“You know what’s coming, don’t you?”
Ethan feigned a throw.
It didn’t flinch and come off the rock as he’d hoped, just pressed in closer to the wall.
The next time wasn’t a fake, but Ethan threw so hard the boot sailed over the creature’s head and took an uninterrupted fall into the canyon.
He lifted the other boot, took aim, threw.
Direct hit to the face.
The boot bounced off and tumbled away as the creature, still clinging to the wall, looked up at Ethan and hissed.
A visage of murderous intent.
“How long can you hold on, you think?” Ethan asked. “You must be getting tired.” He reached down, pretending to offer a hand. “I’ll help you the rest of the way. You just have to trust.” The way it watched him was unnerving—a definite intelligence all the more frightening because he couldn’t know how deep it went.
Ethan sat on the rock.
“I’ll be right here,” he said. “Until you fall.”
He watched its heart beating.
He watched it blinking.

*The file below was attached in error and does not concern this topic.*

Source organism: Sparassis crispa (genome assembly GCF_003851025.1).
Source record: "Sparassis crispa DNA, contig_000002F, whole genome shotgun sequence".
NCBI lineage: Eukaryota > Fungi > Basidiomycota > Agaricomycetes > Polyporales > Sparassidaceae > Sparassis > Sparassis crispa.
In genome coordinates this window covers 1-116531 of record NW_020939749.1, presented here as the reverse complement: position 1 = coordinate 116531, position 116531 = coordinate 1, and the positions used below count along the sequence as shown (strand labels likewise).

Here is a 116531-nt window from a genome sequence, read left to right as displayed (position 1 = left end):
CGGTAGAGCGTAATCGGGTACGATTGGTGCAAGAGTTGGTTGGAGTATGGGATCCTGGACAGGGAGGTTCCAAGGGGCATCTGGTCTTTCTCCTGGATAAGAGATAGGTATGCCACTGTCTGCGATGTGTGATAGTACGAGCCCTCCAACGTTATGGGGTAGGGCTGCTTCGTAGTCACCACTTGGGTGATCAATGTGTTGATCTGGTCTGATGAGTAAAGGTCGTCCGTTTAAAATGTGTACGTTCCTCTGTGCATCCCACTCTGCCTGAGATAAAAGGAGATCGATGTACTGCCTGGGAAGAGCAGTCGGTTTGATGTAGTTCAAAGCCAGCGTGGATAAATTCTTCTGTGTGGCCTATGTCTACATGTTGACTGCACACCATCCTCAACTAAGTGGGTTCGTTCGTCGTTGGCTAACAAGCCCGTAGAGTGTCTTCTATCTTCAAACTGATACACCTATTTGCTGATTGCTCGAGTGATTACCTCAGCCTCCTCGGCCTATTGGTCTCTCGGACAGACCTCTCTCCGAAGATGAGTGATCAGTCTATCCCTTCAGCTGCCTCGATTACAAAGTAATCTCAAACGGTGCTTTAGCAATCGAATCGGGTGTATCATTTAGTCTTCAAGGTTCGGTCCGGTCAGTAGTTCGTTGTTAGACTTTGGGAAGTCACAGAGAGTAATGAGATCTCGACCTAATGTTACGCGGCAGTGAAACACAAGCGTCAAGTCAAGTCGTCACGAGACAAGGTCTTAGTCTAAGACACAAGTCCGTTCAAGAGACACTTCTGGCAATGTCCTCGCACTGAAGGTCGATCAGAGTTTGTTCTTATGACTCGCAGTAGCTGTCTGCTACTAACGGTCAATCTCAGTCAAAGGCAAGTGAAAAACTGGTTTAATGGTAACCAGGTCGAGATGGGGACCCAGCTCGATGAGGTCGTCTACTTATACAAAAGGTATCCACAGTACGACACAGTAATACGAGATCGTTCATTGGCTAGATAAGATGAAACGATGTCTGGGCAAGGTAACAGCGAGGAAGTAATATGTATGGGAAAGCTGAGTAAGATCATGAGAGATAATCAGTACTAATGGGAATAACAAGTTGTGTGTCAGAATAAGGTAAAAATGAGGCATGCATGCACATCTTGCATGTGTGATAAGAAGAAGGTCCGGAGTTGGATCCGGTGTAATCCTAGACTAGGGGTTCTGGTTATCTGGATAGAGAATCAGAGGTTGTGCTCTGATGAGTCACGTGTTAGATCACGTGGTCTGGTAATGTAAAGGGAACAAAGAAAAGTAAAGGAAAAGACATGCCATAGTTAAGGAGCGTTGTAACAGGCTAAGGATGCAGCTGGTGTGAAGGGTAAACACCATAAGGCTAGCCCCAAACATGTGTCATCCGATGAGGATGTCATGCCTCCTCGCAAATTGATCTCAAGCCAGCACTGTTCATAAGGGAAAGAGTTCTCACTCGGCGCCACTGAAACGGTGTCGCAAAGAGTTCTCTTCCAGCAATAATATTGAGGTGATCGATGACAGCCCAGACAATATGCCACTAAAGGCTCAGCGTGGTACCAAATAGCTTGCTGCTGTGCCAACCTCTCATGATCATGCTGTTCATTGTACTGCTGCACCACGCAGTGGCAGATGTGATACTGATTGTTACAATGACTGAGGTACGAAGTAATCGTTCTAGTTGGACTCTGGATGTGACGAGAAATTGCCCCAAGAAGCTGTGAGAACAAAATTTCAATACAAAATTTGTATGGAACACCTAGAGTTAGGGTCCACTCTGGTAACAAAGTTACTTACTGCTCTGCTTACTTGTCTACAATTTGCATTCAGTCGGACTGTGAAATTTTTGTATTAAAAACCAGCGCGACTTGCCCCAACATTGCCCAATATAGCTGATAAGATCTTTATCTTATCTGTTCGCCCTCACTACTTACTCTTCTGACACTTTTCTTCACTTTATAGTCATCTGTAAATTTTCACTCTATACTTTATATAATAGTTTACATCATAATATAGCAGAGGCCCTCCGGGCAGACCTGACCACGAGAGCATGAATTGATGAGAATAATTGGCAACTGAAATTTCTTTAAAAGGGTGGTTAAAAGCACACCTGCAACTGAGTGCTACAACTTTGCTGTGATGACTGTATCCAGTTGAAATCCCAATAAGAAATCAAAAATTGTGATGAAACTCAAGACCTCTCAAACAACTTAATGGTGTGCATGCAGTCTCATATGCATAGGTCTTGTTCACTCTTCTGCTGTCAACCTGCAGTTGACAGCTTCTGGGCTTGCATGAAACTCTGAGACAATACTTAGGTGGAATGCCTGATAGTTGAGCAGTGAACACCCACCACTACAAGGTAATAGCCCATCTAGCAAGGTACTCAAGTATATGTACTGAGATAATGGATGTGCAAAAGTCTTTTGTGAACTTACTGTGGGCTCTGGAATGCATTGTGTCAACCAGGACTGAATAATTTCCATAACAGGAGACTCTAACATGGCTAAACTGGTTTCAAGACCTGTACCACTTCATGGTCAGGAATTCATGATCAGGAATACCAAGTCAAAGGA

“You are one ugly motherfucker.” Ethan chuckled. “Sorry. I couldn’t resist. It’s from a movie. Seriously, what the hell are you?”
Fifteen minutes crept by.
Late afternoon now.
The sun beginning to drop, the floor of the canyon already in darkness.
It was cold up here on the rock.
A few clouds streaming overhead, but they were inconsequential and swallowed up in all that crystal blue like afterthoughts.
The five talons on the creature’s left arm began to quiver, rattling against the microscopic handhold, and something in its eyes had changed. Still plenty of rage, but now an added element—fear?
Its head swiveled, surveying all the rock within reach.
Ethan had already made the same inspection and arrived at the same conclusion.
“Yeah, this is it, pal. This ledge. My ledge. Your only option.”
A tremor moved through its right leg, and Ethan had opened his mouth to suggest the creature just let go when it leaped from its footholds, elevating three feet and simultaneously swiping its right claw in a wide, flat arc.